How To Build Perfect Drawers
Time-tested tips for making drawers that slide smoothly
Synopsis: Follow these steps by seasoned furniture maker Gerald Curry to build drawers that are solid and stable, made to fit each pocket precisely. From the basics of construction to ensure well-fitting joinery to the proper choice of wood for the front, sides, and bottom, this article lays out a plan to build drawers that fit from the get-go, with almost no planing to fit after they are installed in the cabinet.
Nothing says craftsmanship like a well-made solid-wood drawer, one that’s elegantly designed yet strong, rigid, and durable. It must also open and close with little effort, regardless of changing humidity. For me the test is being able to close the drawer smoothly by pushing on one corner when it’s open three-quarters of the way.
The margin of error is slim. Too loose and the drawers will look bad and jam sideways in their openings; too tight and they will stick fast in the summer. Success is the culmination of dozens of careful steps and informed decisions when making both case and drawer.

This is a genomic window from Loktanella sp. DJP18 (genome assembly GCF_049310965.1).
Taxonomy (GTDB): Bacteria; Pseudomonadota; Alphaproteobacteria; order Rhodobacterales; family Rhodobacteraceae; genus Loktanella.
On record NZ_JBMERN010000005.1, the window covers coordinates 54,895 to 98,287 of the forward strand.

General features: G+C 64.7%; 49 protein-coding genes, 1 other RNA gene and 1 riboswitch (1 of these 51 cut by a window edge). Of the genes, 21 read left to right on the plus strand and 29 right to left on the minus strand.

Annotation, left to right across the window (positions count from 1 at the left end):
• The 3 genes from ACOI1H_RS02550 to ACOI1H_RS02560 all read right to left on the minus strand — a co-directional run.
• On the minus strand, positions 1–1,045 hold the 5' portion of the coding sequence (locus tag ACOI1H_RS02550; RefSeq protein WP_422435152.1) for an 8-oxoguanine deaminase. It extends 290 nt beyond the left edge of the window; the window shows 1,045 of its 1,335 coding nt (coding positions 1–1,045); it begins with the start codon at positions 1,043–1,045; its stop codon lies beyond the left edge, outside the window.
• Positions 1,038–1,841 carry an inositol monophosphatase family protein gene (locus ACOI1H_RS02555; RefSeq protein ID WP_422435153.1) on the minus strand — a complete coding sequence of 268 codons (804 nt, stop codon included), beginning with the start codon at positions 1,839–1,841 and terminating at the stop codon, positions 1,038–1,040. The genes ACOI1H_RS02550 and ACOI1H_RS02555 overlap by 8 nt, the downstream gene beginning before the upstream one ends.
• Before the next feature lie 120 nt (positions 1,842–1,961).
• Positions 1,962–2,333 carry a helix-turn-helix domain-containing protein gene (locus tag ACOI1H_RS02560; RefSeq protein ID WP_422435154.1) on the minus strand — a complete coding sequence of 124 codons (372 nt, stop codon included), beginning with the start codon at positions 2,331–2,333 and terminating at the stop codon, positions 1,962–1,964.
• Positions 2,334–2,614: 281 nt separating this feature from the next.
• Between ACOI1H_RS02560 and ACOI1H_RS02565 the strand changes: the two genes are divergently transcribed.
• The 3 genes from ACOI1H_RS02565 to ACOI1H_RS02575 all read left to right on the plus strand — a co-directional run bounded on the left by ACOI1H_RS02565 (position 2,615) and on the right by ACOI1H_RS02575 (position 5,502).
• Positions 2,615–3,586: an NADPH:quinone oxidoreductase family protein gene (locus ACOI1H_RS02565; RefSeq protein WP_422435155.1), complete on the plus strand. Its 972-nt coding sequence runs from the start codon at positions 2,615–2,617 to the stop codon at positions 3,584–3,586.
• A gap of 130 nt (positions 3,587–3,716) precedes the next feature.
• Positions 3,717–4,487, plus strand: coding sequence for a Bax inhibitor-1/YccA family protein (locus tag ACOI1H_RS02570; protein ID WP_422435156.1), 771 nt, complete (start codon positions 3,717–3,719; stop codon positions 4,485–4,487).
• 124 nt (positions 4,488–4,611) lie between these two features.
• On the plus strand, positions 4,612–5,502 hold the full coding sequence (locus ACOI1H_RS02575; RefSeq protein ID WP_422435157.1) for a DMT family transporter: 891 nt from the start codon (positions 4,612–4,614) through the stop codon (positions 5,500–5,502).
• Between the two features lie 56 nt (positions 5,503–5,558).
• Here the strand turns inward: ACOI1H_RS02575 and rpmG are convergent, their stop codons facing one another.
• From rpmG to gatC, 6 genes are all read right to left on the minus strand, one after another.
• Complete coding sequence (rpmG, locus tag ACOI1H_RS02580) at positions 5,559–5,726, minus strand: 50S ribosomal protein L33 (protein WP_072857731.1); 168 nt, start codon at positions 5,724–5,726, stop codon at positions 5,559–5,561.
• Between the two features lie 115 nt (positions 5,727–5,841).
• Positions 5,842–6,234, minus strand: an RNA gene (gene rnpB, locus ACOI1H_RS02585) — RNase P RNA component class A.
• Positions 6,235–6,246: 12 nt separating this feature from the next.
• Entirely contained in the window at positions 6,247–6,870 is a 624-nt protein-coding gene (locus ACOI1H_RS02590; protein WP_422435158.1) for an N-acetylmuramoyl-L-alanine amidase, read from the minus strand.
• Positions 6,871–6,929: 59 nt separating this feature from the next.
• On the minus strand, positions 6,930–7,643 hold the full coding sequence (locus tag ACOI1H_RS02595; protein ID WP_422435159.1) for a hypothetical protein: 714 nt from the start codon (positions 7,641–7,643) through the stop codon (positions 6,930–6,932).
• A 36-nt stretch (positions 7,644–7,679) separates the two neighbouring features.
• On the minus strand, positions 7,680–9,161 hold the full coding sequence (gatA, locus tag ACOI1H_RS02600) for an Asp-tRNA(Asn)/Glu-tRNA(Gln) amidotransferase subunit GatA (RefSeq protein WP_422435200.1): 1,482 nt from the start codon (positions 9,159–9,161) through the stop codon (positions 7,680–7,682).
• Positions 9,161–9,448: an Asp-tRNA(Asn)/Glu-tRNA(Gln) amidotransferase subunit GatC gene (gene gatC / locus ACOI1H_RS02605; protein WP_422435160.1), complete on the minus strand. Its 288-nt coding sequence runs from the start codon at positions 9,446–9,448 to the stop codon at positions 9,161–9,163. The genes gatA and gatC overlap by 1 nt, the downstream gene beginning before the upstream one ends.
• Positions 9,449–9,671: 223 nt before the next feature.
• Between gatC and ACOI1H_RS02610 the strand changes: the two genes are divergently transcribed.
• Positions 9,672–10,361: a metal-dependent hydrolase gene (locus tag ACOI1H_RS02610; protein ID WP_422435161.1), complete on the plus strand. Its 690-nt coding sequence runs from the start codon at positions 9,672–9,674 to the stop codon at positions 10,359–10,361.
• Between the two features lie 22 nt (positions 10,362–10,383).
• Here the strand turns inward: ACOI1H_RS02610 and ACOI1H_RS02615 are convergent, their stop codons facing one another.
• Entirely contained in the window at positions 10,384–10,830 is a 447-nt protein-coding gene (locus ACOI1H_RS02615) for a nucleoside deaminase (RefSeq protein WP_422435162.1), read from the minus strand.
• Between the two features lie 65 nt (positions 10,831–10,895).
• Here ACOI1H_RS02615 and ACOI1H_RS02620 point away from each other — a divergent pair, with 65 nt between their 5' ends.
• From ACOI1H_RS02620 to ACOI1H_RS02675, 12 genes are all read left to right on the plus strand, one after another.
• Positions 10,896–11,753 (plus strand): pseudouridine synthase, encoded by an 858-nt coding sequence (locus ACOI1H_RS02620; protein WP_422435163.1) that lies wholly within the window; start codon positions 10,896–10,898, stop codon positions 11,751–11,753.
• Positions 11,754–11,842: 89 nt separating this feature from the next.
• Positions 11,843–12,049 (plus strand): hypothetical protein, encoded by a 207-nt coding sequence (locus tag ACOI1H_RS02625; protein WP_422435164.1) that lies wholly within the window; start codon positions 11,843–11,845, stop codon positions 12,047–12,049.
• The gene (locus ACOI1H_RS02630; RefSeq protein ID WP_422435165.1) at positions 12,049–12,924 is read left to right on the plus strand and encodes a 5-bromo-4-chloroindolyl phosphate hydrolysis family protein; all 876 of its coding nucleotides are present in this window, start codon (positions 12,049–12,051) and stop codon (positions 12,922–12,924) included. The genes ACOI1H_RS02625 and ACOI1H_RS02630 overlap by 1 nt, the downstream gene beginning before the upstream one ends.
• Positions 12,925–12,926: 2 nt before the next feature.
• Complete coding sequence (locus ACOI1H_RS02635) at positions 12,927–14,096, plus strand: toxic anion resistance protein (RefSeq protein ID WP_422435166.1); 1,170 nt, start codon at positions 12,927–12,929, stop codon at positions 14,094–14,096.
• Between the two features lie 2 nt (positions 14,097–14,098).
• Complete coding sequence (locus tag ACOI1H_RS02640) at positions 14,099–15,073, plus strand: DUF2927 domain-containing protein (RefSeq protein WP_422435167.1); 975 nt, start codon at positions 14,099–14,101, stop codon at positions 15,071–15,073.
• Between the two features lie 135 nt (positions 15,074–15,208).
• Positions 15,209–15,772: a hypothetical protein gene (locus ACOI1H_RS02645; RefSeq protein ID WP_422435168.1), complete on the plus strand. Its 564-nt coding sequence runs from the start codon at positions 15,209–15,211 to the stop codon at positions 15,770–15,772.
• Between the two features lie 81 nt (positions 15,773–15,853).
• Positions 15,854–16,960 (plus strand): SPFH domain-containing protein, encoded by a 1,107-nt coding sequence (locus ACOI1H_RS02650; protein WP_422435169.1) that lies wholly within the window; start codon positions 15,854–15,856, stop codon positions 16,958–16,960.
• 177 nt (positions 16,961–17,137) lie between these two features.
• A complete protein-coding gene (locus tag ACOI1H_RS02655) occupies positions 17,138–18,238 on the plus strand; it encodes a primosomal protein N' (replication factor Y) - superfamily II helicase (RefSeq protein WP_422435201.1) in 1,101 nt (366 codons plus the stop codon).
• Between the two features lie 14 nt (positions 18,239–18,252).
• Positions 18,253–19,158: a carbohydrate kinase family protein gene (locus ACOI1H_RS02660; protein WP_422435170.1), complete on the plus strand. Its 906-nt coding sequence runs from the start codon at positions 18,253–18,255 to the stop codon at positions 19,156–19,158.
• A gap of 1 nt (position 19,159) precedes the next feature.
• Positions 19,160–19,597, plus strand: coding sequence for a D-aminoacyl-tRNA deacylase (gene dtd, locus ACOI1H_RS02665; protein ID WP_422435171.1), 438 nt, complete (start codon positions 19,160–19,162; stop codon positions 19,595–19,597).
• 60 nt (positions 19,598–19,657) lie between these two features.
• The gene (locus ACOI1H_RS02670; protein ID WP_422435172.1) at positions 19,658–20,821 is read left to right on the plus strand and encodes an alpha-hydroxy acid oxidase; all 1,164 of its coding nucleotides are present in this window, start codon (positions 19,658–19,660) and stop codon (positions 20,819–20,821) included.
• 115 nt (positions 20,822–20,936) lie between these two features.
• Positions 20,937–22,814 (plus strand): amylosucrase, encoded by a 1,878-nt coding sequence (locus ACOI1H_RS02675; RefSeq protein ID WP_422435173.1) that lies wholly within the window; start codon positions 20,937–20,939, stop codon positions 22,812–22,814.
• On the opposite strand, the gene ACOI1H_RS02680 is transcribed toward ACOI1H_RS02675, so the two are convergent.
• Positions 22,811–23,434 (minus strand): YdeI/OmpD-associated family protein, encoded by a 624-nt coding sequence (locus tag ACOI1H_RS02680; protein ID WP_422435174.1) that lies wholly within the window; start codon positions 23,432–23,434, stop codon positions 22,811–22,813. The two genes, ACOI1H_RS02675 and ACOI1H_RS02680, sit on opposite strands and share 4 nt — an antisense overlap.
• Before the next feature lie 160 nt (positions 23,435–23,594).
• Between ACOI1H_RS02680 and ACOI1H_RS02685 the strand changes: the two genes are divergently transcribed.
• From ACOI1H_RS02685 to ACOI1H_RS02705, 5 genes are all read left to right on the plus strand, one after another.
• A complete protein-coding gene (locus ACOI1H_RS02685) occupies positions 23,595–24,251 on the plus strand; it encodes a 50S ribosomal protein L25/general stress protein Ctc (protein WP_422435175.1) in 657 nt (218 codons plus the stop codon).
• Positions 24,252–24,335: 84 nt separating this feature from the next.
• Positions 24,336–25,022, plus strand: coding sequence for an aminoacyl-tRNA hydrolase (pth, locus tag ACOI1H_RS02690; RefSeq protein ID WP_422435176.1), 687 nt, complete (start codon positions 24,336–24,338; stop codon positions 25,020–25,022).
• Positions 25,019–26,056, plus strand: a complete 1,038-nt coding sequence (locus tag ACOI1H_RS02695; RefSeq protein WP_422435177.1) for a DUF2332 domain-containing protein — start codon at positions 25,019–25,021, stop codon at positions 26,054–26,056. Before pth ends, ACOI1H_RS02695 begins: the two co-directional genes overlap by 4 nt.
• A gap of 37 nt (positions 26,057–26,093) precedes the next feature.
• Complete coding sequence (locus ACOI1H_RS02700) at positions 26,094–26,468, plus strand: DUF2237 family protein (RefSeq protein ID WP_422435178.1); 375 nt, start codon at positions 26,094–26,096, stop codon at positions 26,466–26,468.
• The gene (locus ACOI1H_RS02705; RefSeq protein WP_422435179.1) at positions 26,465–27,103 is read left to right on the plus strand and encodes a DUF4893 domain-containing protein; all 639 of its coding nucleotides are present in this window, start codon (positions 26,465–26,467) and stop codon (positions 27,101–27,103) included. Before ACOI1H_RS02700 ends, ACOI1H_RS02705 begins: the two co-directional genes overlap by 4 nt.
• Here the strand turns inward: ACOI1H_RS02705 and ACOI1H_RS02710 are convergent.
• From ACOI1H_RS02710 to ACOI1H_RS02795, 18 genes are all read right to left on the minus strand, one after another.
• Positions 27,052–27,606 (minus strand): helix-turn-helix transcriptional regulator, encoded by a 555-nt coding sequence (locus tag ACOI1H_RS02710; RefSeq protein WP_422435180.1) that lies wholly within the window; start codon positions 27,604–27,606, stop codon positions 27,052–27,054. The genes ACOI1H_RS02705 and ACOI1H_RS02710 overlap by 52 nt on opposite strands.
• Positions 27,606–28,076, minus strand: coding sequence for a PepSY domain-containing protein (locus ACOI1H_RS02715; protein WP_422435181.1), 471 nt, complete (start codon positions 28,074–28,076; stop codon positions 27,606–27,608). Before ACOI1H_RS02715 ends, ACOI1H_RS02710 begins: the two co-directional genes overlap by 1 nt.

In FWW #241, I explained how I make the chest, with drawer pockets that will stay straight, flat, and uniform. Now it’s time to build drawers that are just as solid and stable, made to fit each pocket precisely.
Some very good woodworkers build drawers to fit snugly from side to side, and then plane the sides for the gaps they want. I go about the process a different way. For 25 years, I built period furniture almost exclusively, often with lipped drawers, where planing the sides was difficult to impossible. That led me to my current method, where the drawers are made to fit perfectly from the get-go, with fine gaps built in and no fitting after assembly. It’s a quick, clean approach.